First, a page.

Should I Become a Recruiter?
Recruiters are human resource specialists who help interview candidates for a position and assist in hiring the best individual for the job. In addition to screening and interviewing, recruiters may also conduct testing for candidates, check job references and work history, process paperwork, and outline employee benefits.
These workers often must travel to attend job fairs and other career events at universities and potential places of recruitment. Most professionals work regular work hours in comfortable office settings. Some recruiters are hired by firms on a contract-basis and only have short-term tenures.
|Degree Level||Bachelor's degree|
|Degree Field||Human resources or related field|
|Experience||Related professional experience may be required for those without a degree|
|Certification||Certification is required or preferred by some employers|
|Key Skills||Listening, speaking, decision-making, and interpersonal skills; strong attention to detail; knowledge of CRM software|
|Median Salary (2018)||$60,880 (for Human resources specialists)|
Sources: U.S. Bureau of Labor Statistics (May 2018)
Steps to Become a Recruiter
Step 1: Earn a Bachelor's Degree
To begin a career in recruiting, individuals can work towards a bachelor's degree. Some colleges offer bachelor's degree programs in human resources management or in a related area, such as business administration with a specialization in human resources. Students can also take courses in personnel administration, human resources, or business. Other courses that would be helpful at the undergraduate level include English, accounting, and training and development.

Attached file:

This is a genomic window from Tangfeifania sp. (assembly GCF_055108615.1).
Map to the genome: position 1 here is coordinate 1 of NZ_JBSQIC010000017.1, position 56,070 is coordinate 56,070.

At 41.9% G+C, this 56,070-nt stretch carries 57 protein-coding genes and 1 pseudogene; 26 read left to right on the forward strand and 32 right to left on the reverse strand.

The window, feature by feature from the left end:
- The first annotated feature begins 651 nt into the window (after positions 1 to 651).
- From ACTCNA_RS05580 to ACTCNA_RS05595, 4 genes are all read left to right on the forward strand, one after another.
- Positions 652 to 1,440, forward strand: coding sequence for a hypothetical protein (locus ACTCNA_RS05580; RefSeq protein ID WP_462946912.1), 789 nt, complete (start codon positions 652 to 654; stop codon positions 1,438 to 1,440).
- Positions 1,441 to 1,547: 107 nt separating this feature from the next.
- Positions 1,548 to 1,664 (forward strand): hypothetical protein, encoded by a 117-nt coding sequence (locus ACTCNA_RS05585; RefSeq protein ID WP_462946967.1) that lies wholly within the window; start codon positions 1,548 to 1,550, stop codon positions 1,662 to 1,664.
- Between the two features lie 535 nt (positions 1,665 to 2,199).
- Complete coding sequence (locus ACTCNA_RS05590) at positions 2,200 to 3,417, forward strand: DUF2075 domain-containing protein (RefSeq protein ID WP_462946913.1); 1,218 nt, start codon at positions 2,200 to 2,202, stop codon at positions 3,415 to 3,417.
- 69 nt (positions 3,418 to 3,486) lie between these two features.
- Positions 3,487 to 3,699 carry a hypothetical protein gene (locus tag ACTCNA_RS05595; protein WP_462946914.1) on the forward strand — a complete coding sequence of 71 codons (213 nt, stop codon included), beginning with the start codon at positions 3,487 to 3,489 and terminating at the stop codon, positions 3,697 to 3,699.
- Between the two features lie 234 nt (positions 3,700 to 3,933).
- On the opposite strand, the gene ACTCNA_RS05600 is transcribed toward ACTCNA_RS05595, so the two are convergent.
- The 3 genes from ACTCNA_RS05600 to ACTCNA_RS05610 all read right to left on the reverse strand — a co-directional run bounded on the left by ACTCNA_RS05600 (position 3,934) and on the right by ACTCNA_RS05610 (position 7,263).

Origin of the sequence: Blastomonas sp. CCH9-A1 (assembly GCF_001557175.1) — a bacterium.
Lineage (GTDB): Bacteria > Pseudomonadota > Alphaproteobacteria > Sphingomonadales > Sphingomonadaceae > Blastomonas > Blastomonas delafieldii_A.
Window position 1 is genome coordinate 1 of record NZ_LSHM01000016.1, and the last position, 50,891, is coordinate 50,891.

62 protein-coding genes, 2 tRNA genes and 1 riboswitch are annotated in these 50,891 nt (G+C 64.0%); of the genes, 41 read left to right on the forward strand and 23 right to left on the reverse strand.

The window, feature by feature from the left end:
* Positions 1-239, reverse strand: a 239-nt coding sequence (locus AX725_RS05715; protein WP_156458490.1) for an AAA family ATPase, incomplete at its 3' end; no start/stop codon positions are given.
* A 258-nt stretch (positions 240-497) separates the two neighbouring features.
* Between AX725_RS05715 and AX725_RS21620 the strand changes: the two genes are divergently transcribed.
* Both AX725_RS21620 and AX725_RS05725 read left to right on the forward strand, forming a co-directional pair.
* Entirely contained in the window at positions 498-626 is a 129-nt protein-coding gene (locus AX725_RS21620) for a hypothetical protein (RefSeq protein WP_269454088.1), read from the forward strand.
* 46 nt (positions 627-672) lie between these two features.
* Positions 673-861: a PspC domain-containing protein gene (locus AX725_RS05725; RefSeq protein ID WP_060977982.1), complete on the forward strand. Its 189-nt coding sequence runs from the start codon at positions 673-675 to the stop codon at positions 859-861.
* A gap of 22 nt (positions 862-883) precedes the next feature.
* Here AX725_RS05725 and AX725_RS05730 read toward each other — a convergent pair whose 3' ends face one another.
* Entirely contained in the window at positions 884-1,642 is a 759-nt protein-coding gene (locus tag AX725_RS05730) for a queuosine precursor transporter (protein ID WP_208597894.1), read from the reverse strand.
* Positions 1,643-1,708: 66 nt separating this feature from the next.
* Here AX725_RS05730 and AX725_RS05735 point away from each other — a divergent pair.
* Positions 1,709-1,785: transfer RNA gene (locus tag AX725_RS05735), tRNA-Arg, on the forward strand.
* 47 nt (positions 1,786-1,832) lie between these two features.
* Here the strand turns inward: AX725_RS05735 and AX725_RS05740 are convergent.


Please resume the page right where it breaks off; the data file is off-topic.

Step 2: Gain Experience
Students can gain experience in an internship or entry-level position, such as a customer service representative. In these positions, prospective recruiters can develop organizational skills, social aptitude, and effective communication abilities. Learning how to communicate effectively can help individuals screen and interview people once they are recruiters. Entry-level experience can also help workers build relationships with other professionals in the field.
According to the BLS, employers may require or prefer applicants with professional certification. Organizations, like the HR Certification Institute, offer a variety of certification options. Pursuing these credentials typically require passing an exam and meeting experience and/or education requirements.
Step 3: Apply to Recruiting Firms
After gaining experience and training in recruiting, professionals are prepared for this human resources specialist position. Jobs in this field may be found through personal connections or networking. Individuals can also check websites for jobs, such as the job board of the Society for Human Resource Management.
Step 4: Pursue Continuing Education
Professional development workshops and seminars can help individuals stay current with new developments in the field of recruiting. The BLS notes that job prospects may be better for human resources professionals with knowledge of health care coverage and employment laws. Recruiters can research these areas to stand out among other applicants, and potentially advance to top recruiting agencies or take on supervisory roles.
Recruiters typically need a bachelor's degree in human resources or a related field or relevant experience, and professional certification may be preferred if not required by employers.